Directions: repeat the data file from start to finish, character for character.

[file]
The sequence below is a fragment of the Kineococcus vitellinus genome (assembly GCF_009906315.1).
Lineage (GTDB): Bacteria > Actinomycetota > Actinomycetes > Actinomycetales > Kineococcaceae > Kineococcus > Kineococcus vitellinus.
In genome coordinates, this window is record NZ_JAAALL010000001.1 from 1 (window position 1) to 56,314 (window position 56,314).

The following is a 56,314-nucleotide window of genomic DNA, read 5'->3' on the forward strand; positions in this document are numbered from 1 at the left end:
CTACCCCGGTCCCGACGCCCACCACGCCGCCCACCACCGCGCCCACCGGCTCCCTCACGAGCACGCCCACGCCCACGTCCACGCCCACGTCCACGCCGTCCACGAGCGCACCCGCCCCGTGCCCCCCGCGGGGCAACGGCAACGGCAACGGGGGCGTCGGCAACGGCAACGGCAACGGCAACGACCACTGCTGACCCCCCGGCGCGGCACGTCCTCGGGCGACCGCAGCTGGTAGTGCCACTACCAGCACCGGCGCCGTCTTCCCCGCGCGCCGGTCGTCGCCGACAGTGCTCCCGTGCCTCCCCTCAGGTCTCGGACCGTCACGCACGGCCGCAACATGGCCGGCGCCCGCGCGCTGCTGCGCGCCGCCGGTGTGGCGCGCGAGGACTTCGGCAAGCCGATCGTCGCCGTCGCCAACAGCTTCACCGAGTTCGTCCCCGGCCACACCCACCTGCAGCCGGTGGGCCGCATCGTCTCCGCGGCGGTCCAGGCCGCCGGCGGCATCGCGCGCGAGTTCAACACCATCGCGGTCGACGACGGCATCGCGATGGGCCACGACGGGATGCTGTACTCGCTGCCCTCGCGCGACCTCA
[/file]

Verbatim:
The sequence below is a fragment of the Kineococcus vitellinus genome (assembly GCF_009906315.1).
Lineage (GTDB): Bacteria > Actinomycetota > Actinomycetes > Actinomycetales > Kineococcaceae > Kineococcus > Kineococcus vitellinus.
In genome coordinates, this window is record NZ_JAAALL010000001.1 from 1 (window position 1) to 56,314 (window position 56,314).

The following is a 56,314-nucleotide window of genomic DNA, read 5'->3' on the forward strand; positions in this document are numbered from 1 at the left end:
CTACCCCGGTCCCGACGCCCACCACGCCGCCCACCACCGCGCCCACCGGCTCCCTCACGAGCACGCCCACGCCCACGTCCACGCCCACGTCCACGCCGTCCACGAGCGCACCCGCCCCGTGCCCCCCGCGGGGCAACGGCAACGGCAACGGGGGCGTCGGCAACGGCAACGGCAACGGCAACGACCACTGCTGACCCCCCGGCGCGGCACGTCCTCGGGCGACCGCAGCTGGTAGTGCCACTACCAGCACCGGCGCCGTCTTCCCCGCGCGCCGGTCGTCGCCGACAGTGCTCCCGTGCCTCCCCTCAGGTCTCGGACCGTCACGCACGGCCGCAACATGGCCGGCGCCCGCGCGCTGCTGCGCGCCGCCGGTGTGGCGCGCGAGGACTTCGGCAAGCCGATCGTCGCCGTCGCCAACAGCTTCACCGAGTTCGTCCCCGGCCACACCCACCTGCAGCCGGTGGGCCGCATCGTCTCCGCGGCGGTCCAGGCCGCCGGCGGCATCGCGCGCGAGTTCAACACCATCGCGGTCGACGACGGCATCGCGATGGGCCACGACGGGATGCTGTACTCGCTGCCCTCGCGCGACCTCA